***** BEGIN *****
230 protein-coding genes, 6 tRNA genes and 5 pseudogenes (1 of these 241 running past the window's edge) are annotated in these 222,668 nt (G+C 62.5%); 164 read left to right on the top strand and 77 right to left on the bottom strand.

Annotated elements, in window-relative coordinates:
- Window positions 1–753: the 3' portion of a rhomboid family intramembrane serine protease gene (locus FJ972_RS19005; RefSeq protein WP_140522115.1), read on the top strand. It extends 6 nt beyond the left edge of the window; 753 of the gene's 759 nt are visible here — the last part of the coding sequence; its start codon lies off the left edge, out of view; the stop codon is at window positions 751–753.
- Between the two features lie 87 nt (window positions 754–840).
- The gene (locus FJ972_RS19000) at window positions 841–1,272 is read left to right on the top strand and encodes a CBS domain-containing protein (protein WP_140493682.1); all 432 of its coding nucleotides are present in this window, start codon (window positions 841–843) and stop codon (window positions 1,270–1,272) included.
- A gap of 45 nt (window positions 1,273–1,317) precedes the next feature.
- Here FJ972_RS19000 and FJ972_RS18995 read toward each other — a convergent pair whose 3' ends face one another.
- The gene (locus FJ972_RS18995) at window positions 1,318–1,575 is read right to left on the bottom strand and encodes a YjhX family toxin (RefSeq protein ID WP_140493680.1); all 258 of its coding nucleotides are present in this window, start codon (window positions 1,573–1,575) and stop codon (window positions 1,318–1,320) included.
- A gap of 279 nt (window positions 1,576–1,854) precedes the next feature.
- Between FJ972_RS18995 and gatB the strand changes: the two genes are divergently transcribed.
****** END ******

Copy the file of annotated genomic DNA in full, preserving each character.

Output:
230 protein-coding genes, 6 tRNA genes and 5 pseudogenes (1 of these 241 running past the window's edge) are annotated in these 222,668 nt (G+C 62.5%); 164 read left to right on the top strand and 77 right to left on the bottom strand.

Annotated elements, in window-relative coordinates:
- Window positions 1–753: the 3' portion of a rhomboid family intramembrane serine protease gene (locus FJ972_RS19005; RefSeq protein WP_140522115.1), read on the top strand. It extends 6 nt beyond the left edge of the window; 753 of the gene's 759 nt are visible here — the last part of the coding sequence; its start codon lies off the left edge, out of view; the stop codon is at window positions 751–753.
- Between the two features lie 87 nt (window positions 754–840).
- The gene (locus FJ972_RS19000) at window positions 841–1,272 is read left to right on the top strand and encodes a CBS domain-containing protein (protein WP_140493682.1); all 432 of its coding nucleotides are present in this window, start codon (window positions 841–843) and stop codon (window positions 1,270–1,272) included.
- A gap of 45 nt (window positions 1,273–1,317) precedes the next feature.
- Here FJ972_RS19000 and FJ972_RS18995 read toward each other — a convergent pair whose 3' ends face one another.
- The gene (locus FJ972_RS18995) at window positions 1,318–1,575 is read right to left on the bottom strand and encodes a YjhX family toxin (RefSeq protein ID WP_140493680.1); all 258 of its coding nucleotides are present in this window, start codon (window positions 1,573–1,575) and stop codon (window positions 1,318–1,320) included.
- A gap of 279 nt (window positions 1,576–1,854) precedes the next feature.
- Between FJ972_RS18995 and gatB the strand changes: the two genes are divergently transcribed.